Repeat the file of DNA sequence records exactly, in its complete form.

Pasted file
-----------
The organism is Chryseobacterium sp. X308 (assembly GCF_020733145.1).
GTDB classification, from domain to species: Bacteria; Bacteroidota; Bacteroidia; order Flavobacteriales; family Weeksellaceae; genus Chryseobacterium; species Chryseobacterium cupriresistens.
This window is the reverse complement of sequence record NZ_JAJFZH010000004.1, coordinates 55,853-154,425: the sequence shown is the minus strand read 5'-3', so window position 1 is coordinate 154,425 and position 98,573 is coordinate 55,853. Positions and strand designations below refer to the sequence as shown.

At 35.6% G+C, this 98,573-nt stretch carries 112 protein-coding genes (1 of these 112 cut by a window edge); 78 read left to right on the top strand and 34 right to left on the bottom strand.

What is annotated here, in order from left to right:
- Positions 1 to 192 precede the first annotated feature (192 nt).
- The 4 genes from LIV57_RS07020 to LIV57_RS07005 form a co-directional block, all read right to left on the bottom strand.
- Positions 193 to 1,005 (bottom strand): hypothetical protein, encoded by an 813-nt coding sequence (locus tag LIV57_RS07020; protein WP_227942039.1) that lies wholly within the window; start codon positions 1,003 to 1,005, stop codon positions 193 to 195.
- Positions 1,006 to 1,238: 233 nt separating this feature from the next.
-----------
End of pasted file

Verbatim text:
The organism is Chryseobacterium sp. X308 (assembly GCF_020733145.1).
GTDB classification, from domain to species: Bacteria; Bacteroidota; Bacteroidia; order Flavobacteriales; family Weeksellaceae; genus Chryseobacterium; species Chryseobacterium cupriresistens.
This window is the reverse complement of sequence record NZ_JAJFZH010000004.1, coordinates 55,853-154,425: the sequence shown is the minus strand read 5'-3', so window position 1 is coordinate 154,425 and position 98,573 is coordinate 55,853. Positions and strand designations below refer to the sequence as shown.

At 35.6% G+C, this 98,573-nt stretch carries 112 protein-coding genes (1 of these 112 cut by a window edge); 78 read left to right on the top strand and 34 right to left on the bottom strand.

What is annotated here, in order from left to right:
- Positions 1 to 192 precede the first annotated feature (192 nt).
- The 4 genes from LIV57_RS07020 to LIV57_RS07005 form a co-directional block, all read right to left on the bottom strand.
- Positions 193 to 1,005 (bottom strand): hypothetical protein, encoded by an 813-nt coding sequence (locus tag LIV57_RS07020; protein WP_227942039.1) that lies wholly within the window; start codon positions 1,003 to 1,005, stop codon positions 193 to 195.
- Positions 1,006 to 1,238: 233 nt separating this feature from the next.